In the world of fruit growing there are few sights more disheartening for a grower then the loss of fruit just days before harvest. Whether its hurricane winds and flooding, hail storms, tall spindle trees upended in a failed support structure from a heavy crop load or herbicide injury during drought years leading to tree decline. Without a doubt, late season fruit damage is costly.
Only a few of these scenarios might be prevented by careful planning and continued critical assessments of each block through the season. Prevention will often be needed years before these events occur. In the case we describe here, it may be a ‘perfect storm’ of multiple causes, interacting together within specific varieties and rootstock to cause severe decline.
During the past few seasons we’ve seen both early and late season environmental stress affecting newly planted and young well established trees. Stress can be caused by both sever rain (Hurricanes Irene and Sandy in 2011-12) and this seasons drought (2015).
In eastern and western NY, growers are seeing an increasing infestation from black stem borer (BSB), Xylosandrus germanus that are attracted to stress induced trees. To date, we have not seen BSB infestation of ‘healthy trees’ exhibiting 1mm holes in the trunk or tell tale ‘tooth pick’ frass. However, in stressed trees, we are increasing seeing the presence of BSB infested trees with trap captures of BSB from Essex to Orange Counties.
This week we observed two Hudson Valley orchards with severe tree decline leading to tree loss. The first, a block of Fuji on M.9 rootstock in Ulster County with varying degrees of rootstock, union and scion injury just above ground level up to the graft union and well into the scion wood. The second, a block of Zestar, also on M.9 rootstock in Columbia County had near identical injury. Both blocks showed yellowing foliage of weakened trees with near perfect crop load, standing in contrast to the dark green of neighboring trees. Both blocks had the same herbicide active ingredient in weed management programs over the past two years.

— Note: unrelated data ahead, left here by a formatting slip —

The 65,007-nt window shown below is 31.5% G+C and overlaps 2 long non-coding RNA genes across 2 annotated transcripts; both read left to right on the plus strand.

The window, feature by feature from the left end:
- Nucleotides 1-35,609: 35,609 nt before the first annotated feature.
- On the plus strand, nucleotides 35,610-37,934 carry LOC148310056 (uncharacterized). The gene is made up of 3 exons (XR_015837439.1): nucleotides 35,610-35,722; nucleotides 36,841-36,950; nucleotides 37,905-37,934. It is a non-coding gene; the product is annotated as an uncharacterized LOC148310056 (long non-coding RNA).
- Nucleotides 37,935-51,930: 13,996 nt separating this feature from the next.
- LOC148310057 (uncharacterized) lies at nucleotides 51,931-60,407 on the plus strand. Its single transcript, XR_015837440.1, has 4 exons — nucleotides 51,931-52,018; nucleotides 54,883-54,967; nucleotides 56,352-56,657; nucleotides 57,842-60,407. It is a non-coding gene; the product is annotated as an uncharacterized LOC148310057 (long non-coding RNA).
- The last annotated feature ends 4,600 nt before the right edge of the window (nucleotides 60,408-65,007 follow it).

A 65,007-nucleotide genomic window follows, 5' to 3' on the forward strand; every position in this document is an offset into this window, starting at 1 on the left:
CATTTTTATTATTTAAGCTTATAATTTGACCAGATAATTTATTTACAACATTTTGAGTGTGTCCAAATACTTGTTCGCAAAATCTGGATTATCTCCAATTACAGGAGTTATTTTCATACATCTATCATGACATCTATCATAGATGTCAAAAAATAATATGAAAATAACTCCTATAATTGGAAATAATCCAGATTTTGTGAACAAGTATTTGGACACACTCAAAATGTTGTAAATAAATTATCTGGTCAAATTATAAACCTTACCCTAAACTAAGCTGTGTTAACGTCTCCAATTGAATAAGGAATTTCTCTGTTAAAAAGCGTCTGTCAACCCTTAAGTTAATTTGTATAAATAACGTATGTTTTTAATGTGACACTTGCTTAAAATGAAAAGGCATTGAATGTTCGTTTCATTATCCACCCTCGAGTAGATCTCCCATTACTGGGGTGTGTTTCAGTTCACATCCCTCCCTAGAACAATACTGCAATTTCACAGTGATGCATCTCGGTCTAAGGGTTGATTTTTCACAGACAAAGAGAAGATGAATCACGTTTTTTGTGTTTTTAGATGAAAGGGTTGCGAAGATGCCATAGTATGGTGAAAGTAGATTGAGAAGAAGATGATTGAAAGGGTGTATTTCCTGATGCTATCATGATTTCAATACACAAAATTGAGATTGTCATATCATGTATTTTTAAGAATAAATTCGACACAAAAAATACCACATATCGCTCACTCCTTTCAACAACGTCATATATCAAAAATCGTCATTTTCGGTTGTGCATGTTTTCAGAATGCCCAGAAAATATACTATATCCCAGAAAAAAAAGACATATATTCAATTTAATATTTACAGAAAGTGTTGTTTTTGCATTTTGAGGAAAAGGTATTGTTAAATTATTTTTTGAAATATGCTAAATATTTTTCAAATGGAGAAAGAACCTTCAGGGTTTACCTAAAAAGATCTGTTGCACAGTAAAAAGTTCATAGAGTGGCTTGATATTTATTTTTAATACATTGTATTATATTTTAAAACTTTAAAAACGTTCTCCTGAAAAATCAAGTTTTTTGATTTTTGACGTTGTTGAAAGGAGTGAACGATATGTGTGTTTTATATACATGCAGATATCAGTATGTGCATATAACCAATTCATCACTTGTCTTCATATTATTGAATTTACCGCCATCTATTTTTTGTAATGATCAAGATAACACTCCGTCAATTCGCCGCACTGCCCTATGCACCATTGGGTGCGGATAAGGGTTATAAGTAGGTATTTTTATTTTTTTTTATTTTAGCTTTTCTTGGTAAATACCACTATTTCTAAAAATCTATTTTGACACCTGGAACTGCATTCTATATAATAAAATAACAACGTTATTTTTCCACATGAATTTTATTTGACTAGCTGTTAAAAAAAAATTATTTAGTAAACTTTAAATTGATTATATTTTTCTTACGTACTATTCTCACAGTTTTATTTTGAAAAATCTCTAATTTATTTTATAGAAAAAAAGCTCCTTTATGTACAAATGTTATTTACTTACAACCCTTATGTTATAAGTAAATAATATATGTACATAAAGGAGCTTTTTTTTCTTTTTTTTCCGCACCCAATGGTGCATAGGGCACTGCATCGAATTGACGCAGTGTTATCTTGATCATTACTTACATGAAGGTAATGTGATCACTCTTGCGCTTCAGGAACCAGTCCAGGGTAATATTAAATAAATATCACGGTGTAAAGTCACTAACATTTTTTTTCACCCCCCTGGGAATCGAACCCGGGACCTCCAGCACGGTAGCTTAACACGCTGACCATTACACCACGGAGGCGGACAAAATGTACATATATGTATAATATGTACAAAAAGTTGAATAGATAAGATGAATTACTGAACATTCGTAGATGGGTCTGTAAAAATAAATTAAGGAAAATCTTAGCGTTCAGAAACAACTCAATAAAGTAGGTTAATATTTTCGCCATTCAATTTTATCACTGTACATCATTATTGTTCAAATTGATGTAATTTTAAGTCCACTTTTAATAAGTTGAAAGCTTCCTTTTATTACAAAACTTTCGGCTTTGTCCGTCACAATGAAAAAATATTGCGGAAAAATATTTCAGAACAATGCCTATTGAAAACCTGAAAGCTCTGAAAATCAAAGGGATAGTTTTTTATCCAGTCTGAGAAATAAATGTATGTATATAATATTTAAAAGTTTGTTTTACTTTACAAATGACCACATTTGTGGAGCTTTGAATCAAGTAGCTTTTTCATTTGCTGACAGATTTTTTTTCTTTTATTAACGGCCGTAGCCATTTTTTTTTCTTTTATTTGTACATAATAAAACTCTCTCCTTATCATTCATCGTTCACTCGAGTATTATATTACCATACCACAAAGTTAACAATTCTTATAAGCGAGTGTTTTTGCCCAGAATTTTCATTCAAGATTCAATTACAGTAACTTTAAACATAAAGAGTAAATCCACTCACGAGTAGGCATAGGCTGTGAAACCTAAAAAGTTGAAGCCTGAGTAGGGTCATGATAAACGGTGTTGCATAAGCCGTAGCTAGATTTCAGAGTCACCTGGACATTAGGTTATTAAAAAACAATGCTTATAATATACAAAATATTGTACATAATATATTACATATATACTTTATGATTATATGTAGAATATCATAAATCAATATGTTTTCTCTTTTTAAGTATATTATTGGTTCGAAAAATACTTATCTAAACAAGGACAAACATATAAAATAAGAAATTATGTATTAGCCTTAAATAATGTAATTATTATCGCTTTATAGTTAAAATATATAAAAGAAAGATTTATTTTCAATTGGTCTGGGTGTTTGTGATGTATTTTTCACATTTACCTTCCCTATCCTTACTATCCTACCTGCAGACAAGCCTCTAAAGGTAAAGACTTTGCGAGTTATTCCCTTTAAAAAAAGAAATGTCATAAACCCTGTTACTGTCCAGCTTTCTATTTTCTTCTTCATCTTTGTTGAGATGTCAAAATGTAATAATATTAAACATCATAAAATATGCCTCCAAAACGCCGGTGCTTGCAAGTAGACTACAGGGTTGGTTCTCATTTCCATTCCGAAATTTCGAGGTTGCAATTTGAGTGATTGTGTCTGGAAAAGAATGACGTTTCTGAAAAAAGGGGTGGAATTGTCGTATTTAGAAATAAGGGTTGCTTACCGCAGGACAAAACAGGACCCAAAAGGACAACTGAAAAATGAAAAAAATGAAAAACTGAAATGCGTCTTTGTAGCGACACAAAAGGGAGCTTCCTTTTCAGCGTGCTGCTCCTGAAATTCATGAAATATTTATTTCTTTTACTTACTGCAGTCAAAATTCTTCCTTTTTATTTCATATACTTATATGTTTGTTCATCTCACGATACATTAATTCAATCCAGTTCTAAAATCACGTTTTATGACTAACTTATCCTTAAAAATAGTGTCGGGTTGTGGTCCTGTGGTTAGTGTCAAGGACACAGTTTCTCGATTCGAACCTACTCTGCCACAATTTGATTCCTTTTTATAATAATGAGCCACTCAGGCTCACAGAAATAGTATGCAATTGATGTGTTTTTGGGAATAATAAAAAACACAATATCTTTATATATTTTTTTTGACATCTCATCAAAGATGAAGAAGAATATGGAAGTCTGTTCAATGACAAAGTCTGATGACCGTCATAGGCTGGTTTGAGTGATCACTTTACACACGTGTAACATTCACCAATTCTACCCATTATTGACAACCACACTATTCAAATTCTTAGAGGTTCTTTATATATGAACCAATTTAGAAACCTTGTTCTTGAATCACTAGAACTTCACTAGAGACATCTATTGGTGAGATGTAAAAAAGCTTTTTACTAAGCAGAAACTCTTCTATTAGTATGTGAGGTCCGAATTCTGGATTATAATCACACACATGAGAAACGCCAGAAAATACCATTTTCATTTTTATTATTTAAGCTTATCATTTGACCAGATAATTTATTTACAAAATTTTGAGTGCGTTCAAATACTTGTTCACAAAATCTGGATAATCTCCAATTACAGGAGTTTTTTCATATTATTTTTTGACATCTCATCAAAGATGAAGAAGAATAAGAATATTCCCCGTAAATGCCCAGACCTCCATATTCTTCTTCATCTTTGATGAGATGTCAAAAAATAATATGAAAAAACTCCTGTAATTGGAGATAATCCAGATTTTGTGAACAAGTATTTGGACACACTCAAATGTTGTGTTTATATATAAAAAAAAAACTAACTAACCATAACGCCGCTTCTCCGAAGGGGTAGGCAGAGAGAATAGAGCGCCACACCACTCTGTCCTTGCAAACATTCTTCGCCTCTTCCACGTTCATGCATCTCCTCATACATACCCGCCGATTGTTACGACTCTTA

In Fuji we assessed 121 trees, inspecting three rows in the block and finding over 58% of the trees with varying degrees of yellowing. As we dug into the rootstock and base of the scion we found 30% of the trees had lost 100% of their bark just below and above the rootstock graft union. Only 9% of the trees in the block had complete or undamaged bark, the majority without burr knots. Evidence of dogwood borer feeding, frass and or live larva were found in 52% of the trees while 1mm holes, galleries and sawdust frass indicated BSB in 26% of Fuji trees.
Bark loss was closely associated with the presence of both dogwood borer (DWB), Synanthedon scitula (Harris), and or black stem borer (BSB), Xylosandrus germanus.
A very confusing aspect of this sampling showed many of these severely damaged trees had little to no live bark around the perimeter of the trunk, yet they were still completely green, and with a full crop. Over the past weeks many of these trees had transitioned from a ‘completely healthy appearance’ to yellow, then brown, in just a matter of a few days. To date the grower had removed 73 trees in these Fuji rows with increasing numbers of trees showing severe symptoms of decline over time.
Adjacent rows with Cameo, Golden Delicious and HoneyCrisp, also on M.9, and on the same herbicide schedule, showed no yellowing or decline. However, in Cameo there is flaking bark and cracking but no signs of cambium decline or bark separation from the wood. The Golden Delicious and Honeycrisp were without any signs of damage to the trunk save the ‘normal’ growth cracking and healing that comes with age.
In the Columbia County Zestar block we observed pockets of decline, initially thought to be only from black stem borer. Similar herbicide schedules and active ingredients were used over the past two years, identical to the Ulster County Fuji block. Dogwood borer has also been a perennial problem with live larva present and significant DWB feeding injury found throughout the block. Bark separation from the trunk near the base of the tree of both rootstock and scion was also present.
We know that rootstocks, which produce a high number of rooting initials that appear above ground when the graft union is up, such as the M.9 rootstock, are very prone to dogwood borer infestations in the Northeast. The loss of vascular cambium tissue restricts the flow of nutrients and water to the tree causing tree stress as nutrient flow slows within the tree.
On dwarfing rootstock orchard planting systems with considerably smaller trunk diameter and shallow rooting systems, trees are at greater risk to the impact of disease and insect pests and environmental stresses.